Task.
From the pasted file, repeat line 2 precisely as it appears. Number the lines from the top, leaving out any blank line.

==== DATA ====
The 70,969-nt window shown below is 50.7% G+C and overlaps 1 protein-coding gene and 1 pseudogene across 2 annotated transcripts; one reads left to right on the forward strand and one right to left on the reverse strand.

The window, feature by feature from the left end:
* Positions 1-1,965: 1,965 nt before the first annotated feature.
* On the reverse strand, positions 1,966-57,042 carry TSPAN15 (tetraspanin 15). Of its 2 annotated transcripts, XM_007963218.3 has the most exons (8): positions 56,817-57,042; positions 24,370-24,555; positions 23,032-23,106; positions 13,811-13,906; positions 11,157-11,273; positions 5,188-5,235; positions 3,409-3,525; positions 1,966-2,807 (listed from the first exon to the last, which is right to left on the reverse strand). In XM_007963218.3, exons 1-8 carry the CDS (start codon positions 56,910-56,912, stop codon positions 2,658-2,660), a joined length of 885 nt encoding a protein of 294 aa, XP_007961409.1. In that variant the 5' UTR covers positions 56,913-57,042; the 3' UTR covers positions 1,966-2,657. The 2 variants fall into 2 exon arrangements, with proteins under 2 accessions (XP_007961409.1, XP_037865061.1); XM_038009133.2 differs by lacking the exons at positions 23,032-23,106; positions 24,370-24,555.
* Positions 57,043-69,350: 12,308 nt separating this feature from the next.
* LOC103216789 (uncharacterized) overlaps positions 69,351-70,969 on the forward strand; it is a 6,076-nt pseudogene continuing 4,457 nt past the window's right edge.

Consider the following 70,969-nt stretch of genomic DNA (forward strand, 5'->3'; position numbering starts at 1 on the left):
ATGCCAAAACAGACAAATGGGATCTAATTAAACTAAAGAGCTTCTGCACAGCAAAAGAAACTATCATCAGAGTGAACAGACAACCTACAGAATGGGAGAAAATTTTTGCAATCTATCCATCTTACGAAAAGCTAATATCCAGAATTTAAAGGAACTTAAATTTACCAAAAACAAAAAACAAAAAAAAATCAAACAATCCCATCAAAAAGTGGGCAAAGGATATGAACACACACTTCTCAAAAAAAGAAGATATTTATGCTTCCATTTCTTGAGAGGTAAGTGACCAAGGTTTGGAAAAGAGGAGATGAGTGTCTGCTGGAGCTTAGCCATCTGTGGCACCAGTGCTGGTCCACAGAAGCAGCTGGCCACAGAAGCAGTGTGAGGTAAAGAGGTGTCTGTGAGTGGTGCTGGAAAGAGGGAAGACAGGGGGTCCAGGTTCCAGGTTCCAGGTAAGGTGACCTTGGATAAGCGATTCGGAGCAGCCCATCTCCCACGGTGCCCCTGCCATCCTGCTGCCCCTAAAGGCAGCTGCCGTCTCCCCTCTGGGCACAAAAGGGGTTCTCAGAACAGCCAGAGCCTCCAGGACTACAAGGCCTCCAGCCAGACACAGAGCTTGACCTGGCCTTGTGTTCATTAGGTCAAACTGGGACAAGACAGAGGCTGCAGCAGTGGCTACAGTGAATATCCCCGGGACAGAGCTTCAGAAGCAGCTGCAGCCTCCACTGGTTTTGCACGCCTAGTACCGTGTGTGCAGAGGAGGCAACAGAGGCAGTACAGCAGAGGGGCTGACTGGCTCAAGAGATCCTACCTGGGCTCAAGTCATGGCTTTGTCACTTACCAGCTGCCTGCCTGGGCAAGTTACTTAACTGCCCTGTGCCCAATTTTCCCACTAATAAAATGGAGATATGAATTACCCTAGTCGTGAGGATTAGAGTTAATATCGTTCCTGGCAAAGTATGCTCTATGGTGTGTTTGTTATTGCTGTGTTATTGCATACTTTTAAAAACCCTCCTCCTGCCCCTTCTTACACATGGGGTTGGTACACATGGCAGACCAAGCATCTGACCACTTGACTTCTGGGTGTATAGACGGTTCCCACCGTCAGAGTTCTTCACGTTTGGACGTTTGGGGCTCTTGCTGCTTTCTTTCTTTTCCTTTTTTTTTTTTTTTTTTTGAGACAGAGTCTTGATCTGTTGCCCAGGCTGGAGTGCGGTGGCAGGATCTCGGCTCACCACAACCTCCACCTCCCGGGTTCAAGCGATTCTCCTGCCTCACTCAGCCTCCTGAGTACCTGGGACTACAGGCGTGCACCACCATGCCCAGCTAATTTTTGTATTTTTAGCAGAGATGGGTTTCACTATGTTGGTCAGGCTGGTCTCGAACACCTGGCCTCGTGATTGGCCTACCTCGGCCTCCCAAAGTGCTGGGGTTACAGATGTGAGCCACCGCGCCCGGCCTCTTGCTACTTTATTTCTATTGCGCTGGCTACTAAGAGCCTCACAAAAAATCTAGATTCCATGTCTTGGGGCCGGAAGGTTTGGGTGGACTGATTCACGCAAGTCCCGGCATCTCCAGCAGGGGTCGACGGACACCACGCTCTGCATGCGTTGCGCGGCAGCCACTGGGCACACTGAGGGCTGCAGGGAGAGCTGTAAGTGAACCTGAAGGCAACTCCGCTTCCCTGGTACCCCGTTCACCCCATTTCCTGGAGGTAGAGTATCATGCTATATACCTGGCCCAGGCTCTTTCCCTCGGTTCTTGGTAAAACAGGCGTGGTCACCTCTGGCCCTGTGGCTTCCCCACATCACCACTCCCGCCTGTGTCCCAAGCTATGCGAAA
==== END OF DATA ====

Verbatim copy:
The window, feature by feature from the left end: